Wednesday, October 5, 2005


First of all, thanks to those of you who have sent emails and posted kind words. This "virtual" community feels pretty darned real to me.

The roller-coaster continues. After being told we were hospice-bound a week ago, we have found my husband's secondary oncologist more aggressive, and have undertaken two life-extending treatments: low-dose chemotherapy and a stent to help relieve the jaundice and slow or avert liver failure. Going from a "death sentence" to a new round of exhausting medical appointments is its own particular curse. We spent several days howling in grief and fear, only to have to drag ourselves back into the world of the marginally functional. And since we are now mostly (but not entirely) outside our health care plan, we no longer have the primary oncologist and his staff to oversee and coordinate care. So we are going from last ditch effort to last ditch effort, my husband doesn't look nearly so close to the grave as his condition suggests that he ought, and we are rallying ourselves for whatever time is left.

We're not kidding ourselves. Even if this chemotherapy "works" (a long shot, given the type of cancer and its tremendous spread), no one is talking cure. The bitter grief and painful times are still just outside the door, and for the first time, my husband is having to choose, daily, whether to continue treatment that will prolong his time, even when much of that time is painful and miserable. As he said today, "For the first time, it actually is a choice." Before this, the aggressive pursuit of treatment was a given; he could take it, and we wanted more sweet time together. Now he must confront the reality that prolonging life may mean prolonging misery, with the outcome still inevitable and sad. I don't suppose anyone who is basically healthy can understand that agonizing choice, only respect it. And we will, and do.

If nothing else, the treatment merry-go-round means that we are in a place of "doing," instead of that place of being or accepting that hospice offers. And we are staying in touch with hospice, even as we allow ourselves (at least I do), brief occasional moments of wild hope--like tentatively touching my tongue to the ice, then pulling away before I can tell if the sensation is heat or cold, pain or pleasure.

I know that in retrospect, survivors are grateful for the slow easing away that hospice can provide; glad that they didn't abandon their patient to the studied impersonality of the hospital room, grateful for those moments of quiet hand-holding amid the medical turmoil that accompanies changes in states of being. But the anticipation of loss is unbearable, the opening up of an abyss of sorrow and terror. I have had to remind myself that suffering now is not preventative; this future loss will be no easier for the grief we are feeling today.

In the last week I have had to confront my own loneliness. I was lonely my entire life until I met my husband, and we have been all but inseparable since we met nine years ago last month. Before I met him, my entire life had been a search for some kind of completion, a soul mate--someone to fill my emotional gaps and make me a whole person in the world. I think he felt that way too. Together we are more, individually and as a unit, than we could have been alone. No matter what happens, I hope I can keep that strength alive. My husband has helped me learn to expect the best from people, to ask for help, to feel sorrow instead of masking it as anger. He makes it possible for me to take on the unconditional and devastating love that motherhood requires. I cannot imagine going back to the woman I was before I met him--lonely, fearful, suspicious, and in eternal waiting for a better self. Should it come to that, I want to hang on to the better person I am with him, for him, and because of him.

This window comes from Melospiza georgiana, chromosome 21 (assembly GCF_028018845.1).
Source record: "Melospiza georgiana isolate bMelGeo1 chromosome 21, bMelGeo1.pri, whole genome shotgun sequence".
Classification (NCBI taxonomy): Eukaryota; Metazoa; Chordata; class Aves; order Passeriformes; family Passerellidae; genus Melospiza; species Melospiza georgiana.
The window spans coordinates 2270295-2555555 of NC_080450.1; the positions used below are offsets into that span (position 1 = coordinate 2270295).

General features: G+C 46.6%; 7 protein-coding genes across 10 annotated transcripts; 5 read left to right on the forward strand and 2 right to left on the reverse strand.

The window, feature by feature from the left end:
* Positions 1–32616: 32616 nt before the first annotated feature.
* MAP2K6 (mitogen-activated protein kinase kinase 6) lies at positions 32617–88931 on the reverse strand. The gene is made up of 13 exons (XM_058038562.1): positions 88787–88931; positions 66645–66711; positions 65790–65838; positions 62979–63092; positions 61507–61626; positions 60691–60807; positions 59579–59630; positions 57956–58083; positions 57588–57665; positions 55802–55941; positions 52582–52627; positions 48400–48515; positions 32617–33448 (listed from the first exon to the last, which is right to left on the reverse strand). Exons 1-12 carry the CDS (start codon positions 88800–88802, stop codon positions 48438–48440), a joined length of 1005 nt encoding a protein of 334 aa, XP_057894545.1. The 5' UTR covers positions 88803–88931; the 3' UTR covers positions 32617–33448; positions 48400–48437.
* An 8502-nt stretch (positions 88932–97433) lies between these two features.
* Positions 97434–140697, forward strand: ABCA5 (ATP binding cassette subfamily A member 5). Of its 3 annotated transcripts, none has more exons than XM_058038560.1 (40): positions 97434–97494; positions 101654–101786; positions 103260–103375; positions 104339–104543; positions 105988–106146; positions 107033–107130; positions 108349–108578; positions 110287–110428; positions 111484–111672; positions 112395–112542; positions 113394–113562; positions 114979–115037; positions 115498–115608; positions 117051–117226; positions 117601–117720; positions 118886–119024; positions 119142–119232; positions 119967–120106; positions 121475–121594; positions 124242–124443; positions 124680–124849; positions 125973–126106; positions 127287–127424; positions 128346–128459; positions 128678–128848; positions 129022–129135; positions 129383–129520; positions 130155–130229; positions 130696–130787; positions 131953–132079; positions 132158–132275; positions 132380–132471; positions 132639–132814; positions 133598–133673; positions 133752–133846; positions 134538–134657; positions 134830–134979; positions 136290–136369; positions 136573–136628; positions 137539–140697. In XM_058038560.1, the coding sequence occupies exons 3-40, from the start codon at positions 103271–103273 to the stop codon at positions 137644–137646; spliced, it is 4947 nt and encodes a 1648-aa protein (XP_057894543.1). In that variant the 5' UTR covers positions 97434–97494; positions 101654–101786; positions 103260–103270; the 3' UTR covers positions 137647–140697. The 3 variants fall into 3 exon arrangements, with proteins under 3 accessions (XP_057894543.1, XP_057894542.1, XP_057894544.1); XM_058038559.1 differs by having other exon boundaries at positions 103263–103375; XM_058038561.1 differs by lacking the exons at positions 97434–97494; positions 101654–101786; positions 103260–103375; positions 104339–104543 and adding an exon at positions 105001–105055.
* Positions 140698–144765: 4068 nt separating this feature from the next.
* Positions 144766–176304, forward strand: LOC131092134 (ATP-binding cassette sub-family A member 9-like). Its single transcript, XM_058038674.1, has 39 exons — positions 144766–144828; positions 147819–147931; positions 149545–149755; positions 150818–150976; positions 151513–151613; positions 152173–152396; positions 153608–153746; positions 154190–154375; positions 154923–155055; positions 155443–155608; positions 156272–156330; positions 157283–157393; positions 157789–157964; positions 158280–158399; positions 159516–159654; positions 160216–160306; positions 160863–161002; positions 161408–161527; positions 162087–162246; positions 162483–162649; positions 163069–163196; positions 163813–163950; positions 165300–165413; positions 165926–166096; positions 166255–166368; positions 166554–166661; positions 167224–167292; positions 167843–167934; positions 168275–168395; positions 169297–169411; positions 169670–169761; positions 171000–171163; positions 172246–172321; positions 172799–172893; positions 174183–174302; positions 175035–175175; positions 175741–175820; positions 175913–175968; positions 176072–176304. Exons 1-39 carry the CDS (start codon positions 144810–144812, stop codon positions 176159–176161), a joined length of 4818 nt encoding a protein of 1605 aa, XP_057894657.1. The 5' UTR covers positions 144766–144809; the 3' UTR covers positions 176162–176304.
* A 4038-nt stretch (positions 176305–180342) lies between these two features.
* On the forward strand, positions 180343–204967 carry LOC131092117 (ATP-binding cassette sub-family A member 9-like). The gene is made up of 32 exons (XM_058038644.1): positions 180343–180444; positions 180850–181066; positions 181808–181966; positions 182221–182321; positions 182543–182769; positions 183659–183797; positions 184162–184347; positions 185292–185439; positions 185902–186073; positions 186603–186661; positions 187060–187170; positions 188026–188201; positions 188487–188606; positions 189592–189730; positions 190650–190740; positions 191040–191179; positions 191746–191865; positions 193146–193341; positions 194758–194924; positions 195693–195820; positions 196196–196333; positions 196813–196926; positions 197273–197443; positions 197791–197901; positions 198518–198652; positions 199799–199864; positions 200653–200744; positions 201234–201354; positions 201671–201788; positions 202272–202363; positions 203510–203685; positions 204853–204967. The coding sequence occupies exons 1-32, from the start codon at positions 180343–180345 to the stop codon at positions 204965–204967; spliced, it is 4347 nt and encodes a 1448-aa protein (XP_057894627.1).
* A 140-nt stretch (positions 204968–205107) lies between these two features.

Mindspin left this beautiful fragment from Raymond Carver in my comments. It continues to bring me peace, acceptance, and strength:

And did you get what
you wanted from this life, even so?
I did.
And what did you want?
To call myself beloved, to feel myself
beloved on the earth.


At 2:21 PM , Blogger Phantom Scribbler said...

Oh, Dorcasina. I've been lurking for awhile (came from Badger's place). My life before I met my husband was also one of extraordinary loneliness, and my worst fear is that I will someday return to that state.

If there is anything we in blogland can do to stand with you as you confront that loneliness, we will.

At 2:31 PM , Blogger Yankee T said...

Dorcasina, I can feel the fear in your words. You are so wise to realize that agonizing now will not lessen the later agony. Do try to get through these days as happily as possible, and know that there are so many people-probably many more than speak up-who are reading you and holding you and your little girl in our hearts. You are helping to teach us all to view each day as a gift.
I'm so sorry.

At 2:49 PM , Blogger jo(e) said...

How very difficult. But you do know that this strength you have now -- that is the strong person you have become. There is no going backwards. Do not underestimate your own resilience, your own wholeness.

At 7:54 PM , Blogger bitchphd said...

I'm so sorry. Jo(e) is right: there is no going backwards, which is both the tragedy and the blessing. Hang in there. Take good care. You are doing what you can.

Read poetry when you have a chance. Maybe Fern Hill will help.